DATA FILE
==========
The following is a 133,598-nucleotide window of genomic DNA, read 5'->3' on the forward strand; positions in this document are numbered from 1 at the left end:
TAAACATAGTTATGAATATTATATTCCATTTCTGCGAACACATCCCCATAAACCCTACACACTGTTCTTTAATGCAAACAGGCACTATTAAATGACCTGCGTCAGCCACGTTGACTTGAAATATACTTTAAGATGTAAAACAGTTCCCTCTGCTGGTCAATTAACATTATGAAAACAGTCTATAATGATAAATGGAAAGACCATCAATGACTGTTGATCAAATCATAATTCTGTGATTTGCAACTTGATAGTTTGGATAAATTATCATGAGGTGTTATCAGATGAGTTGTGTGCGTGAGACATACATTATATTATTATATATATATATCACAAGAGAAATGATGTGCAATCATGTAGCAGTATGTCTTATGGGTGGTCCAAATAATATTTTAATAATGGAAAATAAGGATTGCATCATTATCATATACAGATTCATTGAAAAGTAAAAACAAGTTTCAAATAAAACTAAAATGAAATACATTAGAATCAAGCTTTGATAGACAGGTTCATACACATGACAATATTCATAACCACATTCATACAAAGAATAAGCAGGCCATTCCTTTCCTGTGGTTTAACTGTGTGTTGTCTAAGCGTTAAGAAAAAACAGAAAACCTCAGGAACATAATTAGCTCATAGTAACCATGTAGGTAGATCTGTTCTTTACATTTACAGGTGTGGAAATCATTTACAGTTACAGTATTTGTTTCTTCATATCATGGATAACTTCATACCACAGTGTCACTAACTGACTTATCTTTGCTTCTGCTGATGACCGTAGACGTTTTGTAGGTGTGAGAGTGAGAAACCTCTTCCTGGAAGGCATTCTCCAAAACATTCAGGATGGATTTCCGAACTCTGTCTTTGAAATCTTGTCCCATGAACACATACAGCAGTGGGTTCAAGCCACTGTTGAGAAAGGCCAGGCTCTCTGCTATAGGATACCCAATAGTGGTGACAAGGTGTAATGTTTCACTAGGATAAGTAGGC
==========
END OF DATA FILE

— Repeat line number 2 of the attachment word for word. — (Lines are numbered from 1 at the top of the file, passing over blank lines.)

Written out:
TAAACATAGTTATGAATATTATATTCCATTTCTGCGAACACATCCCCATAAACCCTACACACTGTTCTTTAATGCAAACAGGCACTATTAAATGACCTGCGTCAGCCACGTTGACTTGAAATATACTTTAAGATGTAAAACAGTTCCCTCTGCTGGTCAATTAACATTATGAAAACAGTCTATAATGATAAATGGAAAGACCATCAATGACTGTTGATCAAATCATAATTCTGTGATTTGCAACTTGATAGTTTGGATAAATTATCATGAGGTGTTATCAGATGAGTTGTGTGCGTGAGACATACATTATATTATTATATATATATATCACAAGAGAAATGATGTGCAATCATGTAGCAGTATGTCTTATGGGTGGTCCAAATAATATTTTAATAATGGAAAATAAGGATTGCATCATTATCATATACAGATTCATTGAAAAGTAAAAACAAGTTTCAAATAAAACTAAAATGAAATACATTAGAATCAAGCTTTGATAGACAGGTTCATACACATGACAATATTCATAACCACATTCATACAAAGAATAAGCAGGCCATTCCTTTCCTGTGGTTTAACTGTGTGTTGTCTAAGCGTTAAGAAAAAACAGAAAACCTCAGGAACATAATTAGCTCATAGTAACCATGTAGGTAGATCTGTTCTTTACATTTACAGGTGTGGAAATCATTTACAGTTACAGTATTTGTTTCTTCATATCATGGATAACTTCATACCACAGTGTCACTAACTGACTTATCTTTGCTTCTGCTGATGACCGTAGACGTTTTGTAGGTGTGAGAGTGAGAAACCTCTTCCTGGAAGGCATTCTCCAAAACATTCAGGATGGATTTCCGAACTCTGTCTTTGAAATCTTGTCCCATGAACACATACAGCAGTGGGTTCAAGCCACTGTTGAGAAAGGCCAGGCTCTCTGCTATAGGATACCCAATAGTGGTGACAAGGTGTAATGTTTCACTAGGATAAGTAGGC